I used three light coats to cover this chair. I did sand VERY lightly between coats (using a fine grit 200 grit or higher) to make sure there were no rough spots and to add something for the next coat to adhere to. I also wipe off the chair after sanding with a damp rag. Just be sure to take your time to work up to your final color. This is the point where you may stop and say that you like the final results of your painting job. If you stop now, be sure to finish your painting job off with two coats of polyurethane.
I choose to add some more interest to my chair.
Milk Painting – Adding Depth and Interest
 
After the green spray paint layer has completely dried, I took the fine grit sandpaper (200 or higher) and gently roughed up the surface. Then I wiped off the whole chair with a damp rag and let the chair dry.
For this step I used some left over white latex trim paint we had lying around. I used a semi-gloss finish because that is what we had, but you can use any white paint you have left over. I dipped the edge of my brush into the paint and then wiped most of it off on the can. Then I lightly ran the brush over the chair in the direction that the wood grain would go. The green paint should show through your strokes. Only go over the area once, unless you really ran out of paint on your brush. If you put too much on the chair, or have areas with too much (see the left edge of the picture on the right below),  you can take a wet rag or baby wipe to clean it off and try it again.

Once the whole chair has the milk paint technique, I let her dry. Once again, this may be the point where you stop painting. But, I really had more distressing in mind for this girl.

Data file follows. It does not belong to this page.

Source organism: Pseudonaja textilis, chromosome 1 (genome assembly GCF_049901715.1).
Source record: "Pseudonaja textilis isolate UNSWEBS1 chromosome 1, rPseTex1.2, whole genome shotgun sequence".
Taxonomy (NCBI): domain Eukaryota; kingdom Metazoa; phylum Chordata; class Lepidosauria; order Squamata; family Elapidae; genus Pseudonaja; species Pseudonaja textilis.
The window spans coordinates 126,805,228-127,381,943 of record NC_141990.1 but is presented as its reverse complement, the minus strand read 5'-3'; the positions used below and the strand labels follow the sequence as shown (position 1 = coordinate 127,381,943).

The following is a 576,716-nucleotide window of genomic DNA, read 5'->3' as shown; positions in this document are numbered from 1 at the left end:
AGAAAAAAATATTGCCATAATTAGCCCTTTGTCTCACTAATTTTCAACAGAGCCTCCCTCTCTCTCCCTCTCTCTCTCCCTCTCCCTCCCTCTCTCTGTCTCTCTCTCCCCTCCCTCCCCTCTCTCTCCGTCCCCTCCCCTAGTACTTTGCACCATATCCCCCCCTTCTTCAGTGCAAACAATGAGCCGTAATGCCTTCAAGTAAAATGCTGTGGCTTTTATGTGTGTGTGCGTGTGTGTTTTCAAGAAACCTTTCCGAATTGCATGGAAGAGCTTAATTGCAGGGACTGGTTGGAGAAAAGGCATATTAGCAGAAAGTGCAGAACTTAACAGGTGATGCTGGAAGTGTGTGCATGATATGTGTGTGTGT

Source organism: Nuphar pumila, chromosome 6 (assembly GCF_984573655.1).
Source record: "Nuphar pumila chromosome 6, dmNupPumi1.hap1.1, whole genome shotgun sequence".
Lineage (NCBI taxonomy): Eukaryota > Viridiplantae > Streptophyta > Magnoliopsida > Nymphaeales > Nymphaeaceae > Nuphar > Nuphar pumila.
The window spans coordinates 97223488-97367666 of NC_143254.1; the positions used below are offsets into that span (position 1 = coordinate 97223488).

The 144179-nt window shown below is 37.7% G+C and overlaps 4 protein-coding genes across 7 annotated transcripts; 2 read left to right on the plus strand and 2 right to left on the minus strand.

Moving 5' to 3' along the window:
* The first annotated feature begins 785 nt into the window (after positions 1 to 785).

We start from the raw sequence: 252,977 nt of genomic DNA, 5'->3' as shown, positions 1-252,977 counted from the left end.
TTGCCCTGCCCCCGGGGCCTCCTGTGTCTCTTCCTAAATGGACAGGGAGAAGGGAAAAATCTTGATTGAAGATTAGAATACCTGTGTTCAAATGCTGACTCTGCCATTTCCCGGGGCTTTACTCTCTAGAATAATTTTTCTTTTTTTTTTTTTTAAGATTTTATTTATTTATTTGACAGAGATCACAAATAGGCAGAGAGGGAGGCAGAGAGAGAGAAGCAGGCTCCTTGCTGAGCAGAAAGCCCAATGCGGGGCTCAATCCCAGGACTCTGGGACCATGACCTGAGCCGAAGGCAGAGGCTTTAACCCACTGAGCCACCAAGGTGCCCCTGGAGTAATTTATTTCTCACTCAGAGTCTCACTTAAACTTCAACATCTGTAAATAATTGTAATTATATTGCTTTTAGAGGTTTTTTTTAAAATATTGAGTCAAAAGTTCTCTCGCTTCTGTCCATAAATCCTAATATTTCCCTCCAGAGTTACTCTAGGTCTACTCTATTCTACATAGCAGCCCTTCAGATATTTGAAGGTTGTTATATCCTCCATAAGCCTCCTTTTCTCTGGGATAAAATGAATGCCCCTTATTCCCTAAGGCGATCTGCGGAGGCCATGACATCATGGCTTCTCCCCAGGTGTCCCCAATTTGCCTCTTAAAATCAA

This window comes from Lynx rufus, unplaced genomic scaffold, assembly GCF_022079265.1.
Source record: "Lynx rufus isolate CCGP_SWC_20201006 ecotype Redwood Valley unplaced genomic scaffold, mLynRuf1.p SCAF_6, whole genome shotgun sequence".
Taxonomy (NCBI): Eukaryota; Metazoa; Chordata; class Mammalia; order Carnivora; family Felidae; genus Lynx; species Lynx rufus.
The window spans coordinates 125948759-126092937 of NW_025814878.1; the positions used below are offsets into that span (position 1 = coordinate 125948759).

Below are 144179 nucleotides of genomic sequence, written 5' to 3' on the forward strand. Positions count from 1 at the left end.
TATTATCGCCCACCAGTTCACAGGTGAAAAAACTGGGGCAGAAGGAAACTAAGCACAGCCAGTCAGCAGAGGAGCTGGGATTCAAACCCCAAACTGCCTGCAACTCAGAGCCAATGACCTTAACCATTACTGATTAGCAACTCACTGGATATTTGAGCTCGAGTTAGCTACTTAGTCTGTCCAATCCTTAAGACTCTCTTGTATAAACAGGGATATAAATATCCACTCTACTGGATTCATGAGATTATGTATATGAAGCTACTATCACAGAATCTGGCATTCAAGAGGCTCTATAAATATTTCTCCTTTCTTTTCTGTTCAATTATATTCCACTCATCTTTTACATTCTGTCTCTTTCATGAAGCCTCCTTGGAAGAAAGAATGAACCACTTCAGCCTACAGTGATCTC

I wanted to let some of her age show through, so I grabbed some medium grit sandpaper (100 – 150 grit) and sanded some edges down to the bare wood. Think about any place on the chair that sticks out and might be rubbed and worn on an antique.

Unfortunately for me, the bare wood on my chair was a little too peachy colored next to the pistachio color paint, and I really liked the look of this leg that was sanded and had a darker brown area showing through. So, I decided to fake the darker brown wood look.

I wiped off the chair again with a damp rag and then ran up to grab some acrylic paint out of my art supplies. I chose the Raw Umber brown and squeezed a quarter size dollop onto my palette. Then I grabbed a clean rag and wrapped it around my finger. I dabbed my rag into the paint and made sure I didn’t have any globs on the cloth. Then I lightly ran the edge of my clothed finger over the edges of the chair where I had sanded.

Uh oh, don’t peek at the fabric on my chair! That is the next step we will go over tomorrow. Plus, it wasn’t a good idea to paint with the fabric on my chair. Too many opportunities to drip or rub paint onto the seat.
Once I was done adding the brown paint, I let the chair dry. Next I took my fine grit sandpaper and sanded the whole chair lightly being careful not to sand off any paint. Wiped the chair down and let it dry.
I really liked the aged beautiful look that my chair had achieved, so I was ready to seal her with 2 coats of polyurethane. I used a water based poly and lightly sanded between coats. At this point you are probably sick of the sanding, but I am a sucker for smooth finishes. I love to caress finished wood and feel the baby softness under my fingers. Plus, this is the chair that I will spend many hours sitting in and working.
After the poly has dried, I do add floor protective legs to my chair. It protects our wood floors from damage. I’m really into protecting our wood (as you can probably guess.) Furniture glides or floor protectors are super easy to add. They go on just like nailing a nail. Be sure you have your glide centered on the leg and that you aren’t nailing it into any metal. Then gently tap it into the leg of your chair.

Extreme Makeover for a Wooden Rattan Backed Chair

This week I finally got around to giving my $5 yard sale chair a face-lift. My poor chair was covered in silver paint and a horribly stained green velvet seat. I won’t even mention the glass beads that were epoxied on her. Luckily, I rescued her and offered her a new life as my desk chair.